M1410P02 - (Preliminaries: Basic Algebra) P.13 PRELIMINARY...

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(Preliminaries: Basic Algebra) P.13 PRELIMINARY TOPIC: BASIC ALGEBRA ( APPENDIX A ) Why bother? Calculus students often make many algebra errors! Review Appendix A as necessary. I will cover a selection of topics. TOPIC 1: ROUNDING Example The “ ” symbol means “is approximately equal to” or “is about.” For example, the number π 3.14159 . rounded off to the nearest … … integer is: 3 … tenth (i.e., to one decimal place) is: 3.1 … hundredth (i.e., to two decimal places) is: 3.14 … thousandth (i.e., to three decimal places) is: 3.142 Note: Remember that 3.14159 . We say that the “1” in the third decimal place of has been rounded up to “2.” This is because the digit in the next decimal place is 5 or higher. Outside the U.S., there may be different rules if that digit is a “5.”
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(Preliminaries: Basic Algebra) P.14 To count decimal places, count all digits to the right of the decimal point, “.” To count significant digits (or figures), locate the leftmost nonzero digit, and count it and all digits to the right of it. Example 70.1230 This is written out to four decimal places. We count the four digits after the decimal point. This is written out to six significant digits. We include the two digits to the left of the decimal point. The “0” at the end indicates that we claim accuracy to four decimal places. Writing “70.123” would not have had that effect. We call 70 the integer part of this decimal. Example 0.001020, or .001020 Whenever 0 is the integer part, it is optional to write it. These are written out to six decimal places. We count all six digits after the decimal point, including the “leading zeros” after the decimal point and before the “1,” the leftmost nonzero digit. These are written out to four significant digits. We do not include the leading zeros, but we include the “1” and all digits after the “1.”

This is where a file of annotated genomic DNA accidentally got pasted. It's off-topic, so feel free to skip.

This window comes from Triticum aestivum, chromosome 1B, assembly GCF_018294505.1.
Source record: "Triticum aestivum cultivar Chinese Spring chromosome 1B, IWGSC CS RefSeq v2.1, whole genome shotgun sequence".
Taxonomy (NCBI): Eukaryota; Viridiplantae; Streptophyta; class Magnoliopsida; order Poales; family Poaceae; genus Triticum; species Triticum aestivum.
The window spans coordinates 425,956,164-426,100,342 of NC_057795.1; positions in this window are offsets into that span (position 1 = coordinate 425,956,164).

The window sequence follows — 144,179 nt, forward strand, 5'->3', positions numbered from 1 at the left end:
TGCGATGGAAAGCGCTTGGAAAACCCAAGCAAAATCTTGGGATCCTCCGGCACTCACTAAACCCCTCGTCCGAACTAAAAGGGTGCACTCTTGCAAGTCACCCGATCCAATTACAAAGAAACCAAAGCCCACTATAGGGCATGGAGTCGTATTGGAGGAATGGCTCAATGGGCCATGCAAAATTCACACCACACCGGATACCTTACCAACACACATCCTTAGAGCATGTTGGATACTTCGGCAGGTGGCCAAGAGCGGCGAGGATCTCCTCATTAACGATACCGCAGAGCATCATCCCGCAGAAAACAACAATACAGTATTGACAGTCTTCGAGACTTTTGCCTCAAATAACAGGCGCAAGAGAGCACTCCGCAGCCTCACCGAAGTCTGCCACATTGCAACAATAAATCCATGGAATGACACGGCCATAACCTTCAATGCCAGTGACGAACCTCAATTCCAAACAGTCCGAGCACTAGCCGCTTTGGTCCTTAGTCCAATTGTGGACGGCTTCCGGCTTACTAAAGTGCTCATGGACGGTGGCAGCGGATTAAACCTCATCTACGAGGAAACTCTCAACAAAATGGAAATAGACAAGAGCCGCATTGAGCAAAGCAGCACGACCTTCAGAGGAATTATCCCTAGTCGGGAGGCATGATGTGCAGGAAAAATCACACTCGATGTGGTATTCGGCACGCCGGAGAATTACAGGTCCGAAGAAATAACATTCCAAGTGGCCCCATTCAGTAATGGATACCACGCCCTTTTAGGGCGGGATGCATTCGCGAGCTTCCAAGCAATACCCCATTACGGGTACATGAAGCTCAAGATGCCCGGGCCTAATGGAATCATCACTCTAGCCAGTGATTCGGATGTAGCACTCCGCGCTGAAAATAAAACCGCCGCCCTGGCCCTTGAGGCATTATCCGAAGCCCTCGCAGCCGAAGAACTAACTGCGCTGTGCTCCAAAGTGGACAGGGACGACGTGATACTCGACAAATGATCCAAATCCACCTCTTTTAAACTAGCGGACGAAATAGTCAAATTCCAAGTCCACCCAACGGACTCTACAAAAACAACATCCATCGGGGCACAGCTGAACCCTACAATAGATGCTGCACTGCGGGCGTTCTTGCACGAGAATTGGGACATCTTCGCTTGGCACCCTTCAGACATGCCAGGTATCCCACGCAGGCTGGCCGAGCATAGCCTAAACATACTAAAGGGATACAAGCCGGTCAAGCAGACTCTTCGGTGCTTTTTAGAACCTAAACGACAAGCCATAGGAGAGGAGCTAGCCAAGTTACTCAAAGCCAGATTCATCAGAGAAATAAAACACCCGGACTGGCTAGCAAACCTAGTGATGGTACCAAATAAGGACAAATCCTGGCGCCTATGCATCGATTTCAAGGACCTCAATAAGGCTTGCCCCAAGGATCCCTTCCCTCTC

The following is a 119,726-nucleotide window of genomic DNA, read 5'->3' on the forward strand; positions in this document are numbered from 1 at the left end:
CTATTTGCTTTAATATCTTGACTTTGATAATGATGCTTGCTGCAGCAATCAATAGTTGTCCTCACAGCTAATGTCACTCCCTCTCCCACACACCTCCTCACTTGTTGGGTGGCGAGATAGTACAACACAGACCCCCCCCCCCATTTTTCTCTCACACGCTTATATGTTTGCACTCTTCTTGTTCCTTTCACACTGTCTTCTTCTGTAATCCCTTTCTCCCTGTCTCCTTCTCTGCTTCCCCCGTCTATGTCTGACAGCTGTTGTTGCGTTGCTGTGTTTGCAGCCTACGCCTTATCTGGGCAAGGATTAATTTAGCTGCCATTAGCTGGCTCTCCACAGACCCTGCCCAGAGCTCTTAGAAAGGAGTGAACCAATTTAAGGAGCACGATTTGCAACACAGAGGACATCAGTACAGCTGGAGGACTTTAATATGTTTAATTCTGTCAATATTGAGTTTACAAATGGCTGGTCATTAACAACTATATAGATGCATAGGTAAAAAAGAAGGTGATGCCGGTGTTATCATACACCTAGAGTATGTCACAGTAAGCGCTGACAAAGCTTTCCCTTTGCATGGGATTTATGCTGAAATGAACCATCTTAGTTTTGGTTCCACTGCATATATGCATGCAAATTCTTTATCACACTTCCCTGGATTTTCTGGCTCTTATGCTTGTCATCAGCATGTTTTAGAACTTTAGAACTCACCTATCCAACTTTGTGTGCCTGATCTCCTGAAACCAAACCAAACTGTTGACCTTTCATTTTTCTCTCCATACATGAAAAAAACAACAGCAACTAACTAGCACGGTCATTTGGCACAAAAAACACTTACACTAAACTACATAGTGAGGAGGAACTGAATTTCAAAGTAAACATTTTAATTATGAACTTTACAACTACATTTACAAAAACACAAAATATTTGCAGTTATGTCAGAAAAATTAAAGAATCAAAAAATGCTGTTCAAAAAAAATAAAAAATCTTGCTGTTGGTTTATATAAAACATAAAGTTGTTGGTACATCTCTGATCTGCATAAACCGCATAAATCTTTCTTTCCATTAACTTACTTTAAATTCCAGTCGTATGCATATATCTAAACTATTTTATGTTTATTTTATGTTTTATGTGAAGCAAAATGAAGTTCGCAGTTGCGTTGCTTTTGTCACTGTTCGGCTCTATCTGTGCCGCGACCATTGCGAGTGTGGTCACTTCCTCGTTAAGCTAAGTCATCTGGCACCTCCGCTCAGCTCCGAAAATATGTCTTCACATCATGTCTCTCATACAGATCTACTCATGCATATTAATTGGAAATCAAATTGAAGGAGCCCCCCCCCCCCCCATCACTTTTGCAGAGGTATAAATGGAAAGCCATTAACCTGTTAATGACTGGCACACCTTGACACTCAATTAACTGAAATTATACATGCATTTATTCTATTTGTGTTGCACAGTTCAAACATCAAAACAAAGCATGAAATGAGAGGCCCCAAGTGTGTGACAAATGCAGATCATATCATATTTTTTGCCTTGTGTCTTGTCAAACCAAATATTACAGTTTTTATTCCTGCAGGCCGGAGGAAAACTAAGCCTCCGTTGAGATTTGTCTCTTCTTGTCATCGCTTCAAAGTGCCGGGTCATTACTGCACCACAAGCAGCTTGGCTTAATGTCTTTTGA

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(Preliminaries: Basic Algebra) P.15 Example 70.001 This is written out to three decimal places. This is written out to five significant digits. Because the integer part is not 0, we count all digits, including any zeros to the left of the decimal point. We will never write something like 070.001, for example. Word Problems Depending on the nature of a word problem, decimal answers may need to be rounded down, rounded up, or rounded off. Remember to write down any appropriate units such as feet, pounds, etc. as part of your answer. Exact vs. Approximate Answers Unless other instructions are given, your math instructors will typically expect you to give exact answers to problems, with the exception of some word problems. For example, if the answer to a problem is π , you should write and not some decimal approximation such as 3.14. Other expressions such as ln5 and sin37 , which we will study later, should be handled similarly. Calculators and Intermediate Steps
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This note was uploaded on 09/08/2011 for the course MATH 141 taught by Professor Staff during the Fall '11 term at Mesa CC.

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M1410P02 - (Preliminaries: Basic Algebra) P.13 PRELIMINARY...

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